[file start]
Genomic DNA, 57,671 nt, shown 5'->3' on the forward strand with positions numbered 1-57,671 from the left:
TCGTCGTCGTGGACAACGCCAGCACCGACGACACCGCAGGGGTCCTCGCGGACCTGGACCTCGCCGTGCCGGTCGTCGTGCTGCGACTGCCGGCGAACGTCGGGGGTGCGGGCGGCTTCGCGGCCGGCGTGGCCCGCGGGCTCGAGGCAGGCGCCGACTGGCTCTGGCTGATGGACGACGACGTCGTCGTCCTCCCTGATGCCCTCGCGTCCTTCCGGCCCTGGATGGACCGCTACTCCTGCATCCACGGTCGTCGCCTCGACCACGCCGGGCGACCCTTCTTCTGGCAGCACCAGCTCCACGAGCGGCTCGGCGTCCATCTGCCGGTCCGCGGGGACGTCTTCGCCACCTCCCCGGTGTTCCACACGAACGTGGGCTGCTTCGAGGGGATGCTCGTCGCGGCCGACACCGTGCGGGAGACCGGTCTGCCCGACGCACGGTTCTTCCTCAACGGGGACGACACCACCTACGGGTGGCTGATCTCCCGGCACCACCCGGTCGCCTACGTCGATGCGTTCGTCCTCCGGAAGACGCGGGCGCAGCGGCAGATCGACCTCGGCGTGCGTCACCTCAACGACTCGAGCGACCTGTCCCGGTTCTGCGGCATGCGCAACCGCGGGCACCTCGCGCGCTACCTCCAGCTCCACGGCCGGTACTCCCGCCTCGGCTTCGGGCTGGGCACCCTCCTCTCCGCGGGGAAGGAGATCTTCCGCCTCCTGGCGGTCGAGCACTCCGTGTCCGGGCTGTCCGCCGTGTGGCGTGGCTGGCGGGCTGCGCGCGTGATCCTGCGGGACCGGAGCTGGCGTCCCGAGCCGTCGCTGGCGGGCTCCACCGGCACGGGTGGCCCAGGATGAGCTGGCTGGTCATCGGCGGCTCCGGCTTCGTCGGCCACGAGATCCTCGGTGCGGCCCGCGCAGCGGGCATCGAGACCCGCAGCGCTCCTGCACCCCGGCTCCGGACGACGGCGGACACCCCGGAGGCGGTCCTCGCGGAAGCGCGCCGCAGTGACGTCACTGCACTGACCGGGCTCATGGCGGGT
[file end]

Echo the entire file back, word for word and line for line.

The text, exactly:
Genomic DNA, 57,671 nt, shown 5'->3' on the forward strand with positions numbered 1-57,671 from the left:
TCGTCGTCGTGGACAACGCCAGCACCGACGACACCGCAGGGGTCCTCGCGGACCTGGACCTCGCCGTGCCGGTCGTCGTGCTGCGACTGCCGGCGAACGTCGGGGGTGCGGGCGGCTTCGCGGCCGGCGTGGCCCGCGGGCTCGAGGCAGGCGCCGACTGGCTCTGGCTGATGGACGACGACGTCGTCGTCCTCCCTGATGCCCTCGCGTCCTTCCGGCCCTGGATGGACCGCTACTCCTGCATCCACGGTCGTCGCCTCGACCACGCCGGGCGACCCTTCTTCTGGCAGCACCAGCTCCACGAGCGGCTCGGCGTCCATCTGCCGGTCCGCGGGGACGTCTTCGCCACCTCCCCGGTGTTCCACACGAACGTGGGCTGCTTCGAGGGGATGCTCGTCGCGGCCGACACCGTGCGGGAGACCGGTCTGCCCGACGCACGGTTCTTCCTCAACGGGGACGACACCACCTACGGGTGGCTGATCTCCCGGCACCACCCGGTCGCCTACGTCGATGCGTTCGTCCTCCGGAAGACGCGGGCGCAGCGGCAGATCGACCTCGGCGTGCGTCACCTCAACGACTCGAGCGACCTGTCCCGGTTCTGCGGCATGCGCAACCGCGGGCACCTCGCGCGCTACCTCCAGCTCCACGGCCGGTACTCCCGCCTCGGCTTCGGGCTGGGCACCCTCCTCTCCGCGGGGAAGGAGATCTTCCGCCTCCTGGCGGTCGAGCACTCCGTGTCCGGGCTGTCCGCCGTGTGGCGTGGCTGGCGGGCTGCGCGCGTGATCCTGCGGGACCGGAGCTGGCGTCCCGAGCCGTCGCTGGCGGGCTCCACCGGCACGGGTGGCCCAGGATGAGCTGGCTGGTCATCGGCGGCTCCGGCTTCGTCGGCCACGAGATCCTCGGTGCGGCCCGCGCAGCGGGCATCGAGACCCGCAGCGCTCCTGCACCCCGGCTCCGGACGACGGCGGACACCCCGGAGGCGGTCCTCGCGGAAGCGCGCCGCAGTGACGTCACTGCACTGACCGGGCTCATGGCGGGT